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Sir Edward O’Brien, 2nd Baronet,1705-1765

The O’ Brien’s owned Dromoland Castle for over 300 years. Sir Edward O'Brien, 2nd Baronet, 1705-1765, was not only fanatical about horse racing, he was revered as a famous racehorse owner and trainer, but he too was a gambler, alcoholic and hypochondriac and ran up huge debts.
The Dromoland Octagonal Pond (today referred to as the Lilly Pond), The Grotto, The Temple of Mercury, The Walled Gardens and the Dromoland Turret; are beautiful adornments and still visible on the Dromoland Estate today, all constructed on his watch.
From The Dromoland three story high turret, Sir Edward had excellent views from all sides, where he could watch his racehorses train in the fields below. He is also said to have had a racecourse near this site which he too could keep a watchful eye over from his turret.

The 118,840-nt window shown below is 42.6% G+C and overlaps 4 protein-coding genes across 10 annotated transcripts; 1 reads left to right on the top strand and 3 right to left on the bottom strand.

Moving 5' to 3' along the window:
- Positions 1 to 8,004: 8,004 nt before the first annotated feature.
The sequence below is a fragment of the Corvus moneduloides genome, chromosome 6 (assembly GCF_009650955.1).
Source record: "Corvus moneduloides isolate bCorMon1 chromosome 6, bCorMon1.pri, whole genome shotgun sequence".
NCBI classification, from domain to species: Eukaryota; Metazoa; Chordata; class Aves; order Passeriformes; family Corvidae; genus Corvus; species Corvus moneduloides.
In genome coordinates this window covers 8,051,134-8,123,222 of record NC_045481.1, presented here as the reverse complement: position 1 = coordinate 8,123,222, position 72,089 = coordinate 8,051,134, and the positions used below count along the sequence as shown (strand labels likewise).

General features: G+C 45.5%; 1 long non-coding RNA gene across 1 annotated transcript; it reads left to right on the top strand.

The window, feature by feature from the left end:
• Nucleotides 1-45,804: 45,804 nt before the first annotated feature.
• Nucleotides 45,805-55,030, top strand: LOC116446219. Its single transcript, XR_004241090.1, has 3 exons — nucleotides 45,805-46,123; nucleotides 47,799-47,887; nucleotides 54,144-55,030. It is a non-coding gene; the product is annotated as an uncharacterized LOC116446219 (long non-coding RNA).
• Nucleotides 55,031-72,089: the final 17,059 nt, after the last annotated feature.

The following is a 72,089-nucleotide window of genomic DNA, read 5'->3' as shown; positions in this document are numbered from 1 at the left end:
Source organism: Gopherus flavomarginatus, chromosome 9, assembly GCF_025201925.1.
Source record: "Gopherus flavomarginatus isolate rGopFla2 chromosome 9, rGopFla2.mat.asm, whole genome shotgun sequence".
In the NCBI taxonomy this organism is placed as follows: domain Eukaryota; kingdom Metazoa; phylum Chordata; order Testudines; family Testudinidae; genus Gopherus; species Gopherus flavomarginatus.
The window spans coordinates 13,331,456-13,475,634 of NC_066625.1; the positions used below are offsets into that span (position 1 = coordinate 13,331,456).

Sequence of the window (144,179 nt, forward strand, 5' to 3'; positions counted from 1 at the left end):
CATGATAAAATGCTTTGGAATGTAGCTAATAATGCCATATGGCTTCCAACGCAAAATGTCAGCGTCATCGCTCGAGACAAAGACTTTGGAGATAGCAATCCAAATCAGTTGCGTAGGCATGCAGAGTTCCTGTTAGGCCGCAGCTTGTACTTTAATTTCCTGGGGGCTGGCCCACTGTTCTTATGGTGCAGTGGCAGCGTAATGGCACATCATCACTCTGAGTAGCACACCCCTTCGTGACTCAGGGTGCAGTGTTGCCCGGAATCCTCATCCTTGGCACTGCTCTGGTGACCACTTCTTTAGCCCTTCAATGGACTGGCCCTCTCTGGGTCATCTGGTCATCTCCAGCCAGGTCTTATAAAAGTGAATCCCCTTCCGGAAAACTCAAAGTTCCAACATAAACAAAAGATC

It is said that Sir Edward, gambled his entire estate on one race back in 1730 with a horse named Seán Buí. Luckily for him, Seán Buí beat off all the competition and Sir Edward managed to hold on to the family estate. When Seán Buí died, Sir Edward showed his appreciation to the horse that saved his estate by building The Temple of Mercury in honour of this great racehorse, according to local folklore, this is the burial site of Seán Buí.

The tale handed down through the generations of the O'Brien family is that Lady O'Brien so disapproved of her husband’s extravagance, love of horses, gambling and racing, which had ran up vast debt, that she burnt all records after his death.

But at the end of the day the man had style, and in his actions and what he built, he left a legacy that’s with us to this day.

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